I believe the term "hardcore" was originally coined in the late 1960's or early 1970's to describe the poorest of the poor, those whom welfare programs fail.

I myself came to know the word in the mid 1980's to describe a style of punk rock typified by loud guitars and incomprehensible lyrics. Hardcore Punk Rock was around since the late 1970's at the latest, when differing forms of punk started to emerge. The word as such was probably coined in distinction with pop-punk. Since pop-punk was (is) usually propagated by the bourgeoise, the word 'hardcore' here could as easily describe the social class of those in the hardcore scene, as its participants' unflagging dedication to the punk rock lifestyle. The phenomenon of selling out will never reach those in the hardcore scene.

Hardcore is the name for a type of music pioneered in the 80's by groups like Agnostic Front and Bad Brains. This type of music takes its philosophy from several places. One could be something Henry Rollins said about Black Flag before he joined the band; "There isn't a wasted moment in any song". Hardcore songs are straightforward and to the point. They are instant bursts of energy and are more like a sharp jab in the face than anything relaxing.

Another element of the hardcore philosophy is taken from punk music (it should be noted that hardcore does take some influence from punk music, but it is not the same thing). This is the "Just don't give a shit attitude". Hardcore songs almost exclusively have intense lyrics sung in such a fashion as to render them completely unintelligible. Some people argue that this means "it's not music" or "it's just noise". As far as I'm concerned most people could take an important lesson from John Cage and blur the lines between noise and music, but I just don't think this even applies to hardcore. The singers may be screaming, but if you listen to what they are saying, how they are saying it and if you get a chance to witness the sheer intensity live, you might come to understand that there is just no other way to get these emotions out.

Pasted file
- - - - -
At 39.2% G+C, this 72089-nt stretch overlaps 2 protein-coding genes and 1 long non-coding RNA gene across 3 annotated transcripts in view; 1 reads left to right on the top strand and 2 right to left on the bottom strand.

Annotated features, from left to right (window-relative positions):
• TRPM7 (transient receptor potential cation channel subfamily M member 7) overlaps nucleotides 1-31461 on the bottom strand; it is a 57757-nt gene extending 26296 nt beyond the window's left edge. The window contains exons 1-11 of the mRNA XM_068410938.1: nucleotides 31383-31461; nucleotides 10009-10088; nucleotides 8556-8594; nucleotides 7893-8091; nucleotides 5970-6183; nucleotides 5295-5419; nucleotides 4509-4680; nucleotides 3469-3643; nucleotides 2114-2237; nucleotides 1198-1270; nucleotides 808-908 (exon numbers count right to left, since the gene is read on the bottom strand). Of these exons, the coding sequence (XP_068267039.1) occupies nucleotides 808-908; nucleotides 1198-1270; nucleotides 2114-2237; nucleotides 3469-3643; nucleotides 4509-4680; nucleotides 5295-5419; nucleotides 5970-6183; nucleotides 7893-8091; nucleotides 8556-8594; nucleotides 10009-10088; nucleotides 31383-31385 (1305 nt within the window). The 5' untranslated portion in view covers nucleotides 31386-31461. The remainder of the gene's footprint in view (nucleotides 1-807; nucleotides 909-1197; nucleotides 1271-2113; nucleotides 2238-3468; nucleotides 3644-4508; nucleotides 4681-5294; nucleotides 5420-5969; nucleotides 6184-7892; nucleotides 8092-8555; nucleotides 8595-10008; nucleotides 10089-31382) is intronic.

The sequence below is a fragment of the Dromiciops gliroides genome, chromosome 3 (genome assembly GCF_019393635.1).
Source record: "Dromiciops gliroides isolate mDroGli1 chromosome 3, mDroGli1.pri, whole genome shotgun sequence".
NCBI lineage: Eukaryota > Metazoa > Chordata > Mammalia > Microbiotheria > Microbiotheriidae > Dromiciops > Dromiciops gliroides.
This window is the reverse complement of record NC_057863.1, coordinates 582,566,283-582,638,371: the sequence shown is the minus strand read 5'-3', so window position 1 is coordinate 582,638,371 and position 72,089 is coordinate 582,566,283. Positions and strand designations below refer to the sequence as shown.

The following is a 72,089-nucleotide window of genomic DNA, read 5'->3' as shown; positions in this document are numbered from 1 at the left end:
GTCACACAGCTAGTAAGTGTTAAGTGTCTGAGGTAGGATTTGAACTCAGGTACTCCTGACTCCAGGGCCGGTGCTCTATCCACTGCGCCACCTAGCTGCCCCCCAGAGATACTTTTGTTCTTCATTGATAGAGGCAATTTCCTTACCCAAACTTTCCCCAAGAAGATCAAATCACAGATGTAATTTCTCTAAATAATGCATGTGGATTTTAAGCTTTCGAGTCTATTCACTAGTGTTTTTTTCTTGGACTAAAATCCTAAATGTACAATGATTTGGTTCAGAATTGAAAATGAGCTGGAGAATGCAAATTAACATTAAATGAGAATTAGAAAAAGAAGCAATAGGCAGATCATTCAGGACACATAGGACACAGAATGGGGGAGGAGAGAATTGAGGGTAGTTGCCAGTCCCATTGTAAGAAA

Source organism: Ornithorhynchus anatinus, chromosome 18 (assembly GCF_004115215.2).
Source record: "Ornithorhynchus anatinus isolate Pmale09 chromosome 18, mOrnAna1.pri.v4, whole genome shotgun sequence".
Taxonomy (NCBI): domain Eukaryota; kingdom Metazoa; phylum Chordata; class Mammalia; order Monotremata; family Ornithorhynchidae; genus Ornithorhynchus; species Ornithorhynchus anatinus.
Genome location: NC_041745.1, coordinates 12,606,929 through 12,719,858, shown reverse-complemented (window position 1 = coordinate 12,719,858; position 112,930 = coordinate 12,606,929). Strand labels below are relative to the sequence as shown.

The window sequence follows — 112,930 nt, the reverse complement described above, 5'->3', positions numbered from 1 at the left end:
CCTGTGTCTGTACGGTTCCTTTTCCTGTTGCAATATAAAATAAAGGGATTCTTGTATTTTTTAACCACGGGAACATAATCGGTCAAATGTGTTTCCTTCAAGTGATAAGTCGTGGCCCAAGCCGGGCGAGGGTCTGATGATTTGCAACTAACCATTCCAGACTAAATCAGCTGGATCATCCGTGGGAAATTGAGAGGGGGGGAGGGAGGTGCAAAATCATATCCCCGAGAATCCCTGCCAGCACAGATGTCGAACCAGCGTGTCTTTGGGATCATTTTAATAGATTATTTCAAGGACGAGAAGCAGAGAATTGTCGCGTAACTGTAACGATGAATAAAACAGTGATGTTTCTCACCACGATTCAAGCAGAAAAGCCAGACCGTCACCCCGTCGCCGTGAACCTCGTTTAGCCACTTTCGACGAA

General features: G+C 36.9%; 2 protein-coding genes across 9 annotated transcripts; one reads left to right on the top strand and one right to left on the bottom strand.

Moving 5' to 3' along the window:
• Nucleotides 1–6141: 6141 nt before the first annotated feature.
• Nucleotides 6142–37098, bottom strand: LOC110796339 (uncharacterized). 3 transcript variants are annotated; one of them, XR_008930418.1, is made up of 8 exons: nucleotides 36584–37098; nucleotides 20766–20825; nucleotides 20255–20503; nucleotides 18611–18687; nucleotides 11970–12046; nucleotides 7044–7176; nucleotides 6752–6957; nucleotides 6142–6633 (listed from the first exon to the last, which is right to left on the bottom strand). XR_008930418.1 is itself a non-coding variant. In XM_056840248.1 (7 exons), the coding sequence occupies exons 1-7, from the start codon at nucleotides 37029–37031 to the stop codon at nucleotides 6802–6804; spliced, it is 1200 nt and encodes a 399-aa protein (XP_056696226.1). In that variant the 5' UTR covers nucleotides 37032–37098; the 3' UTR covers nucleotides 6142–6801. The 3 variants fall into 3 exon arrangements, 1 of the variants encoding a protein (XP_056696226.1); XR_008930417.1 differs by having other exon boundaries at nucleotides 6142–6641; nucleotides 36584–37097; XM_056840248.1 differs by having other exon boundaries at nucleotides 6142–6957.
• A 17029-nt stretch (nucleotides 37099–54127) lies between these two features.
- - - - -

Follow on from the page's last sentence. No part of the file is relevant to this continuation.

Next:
Current hardcore guru Rick ta life is quoted as saying "hardcore is all about the lyrics, yeah, if you don't know the lyrics you're missing out but hopefully the intensity at a show will motivate you to pick up a cd and learn the lyrics". And people do. "Singalongs" are a staple of any hardcore band and unless you see it firsthand you can't imagine what it's like seeing 30 angry kids of all skin colors and backgrounds singing along to an anthem for destroying the walls that have been built around them.

Currently popular hardcore bands include; E-Town Concrete from New Jersey, 25 ta life from New York, Vision of Disorder from New York, The Hoods from Sacramento and plenty in between. You can often tell where a hardcore band is from because of their logos containing NYHC, OBHC, PBHC or something of that nature. These tend to stand for their place of origin and the word hardcore, New York Hardcore, Oakland Brand Hardcore and Philidelphia for the examples above.

Hardcore isn't at all concerned about making it big. You will never see a hardcore band on MTV and that's fine with them. They are all about their individual scenes and they aren't all talk. The DIY philosophy is very present in the hardcore community. Most venues that allow these types of shows (which often include violent dancing) are small and run by a group of individuals who care about the music far more than money. Think 924 Gilman street. They have these types of shows, though they aren't too common when compared to their overall reputation for punk shows.

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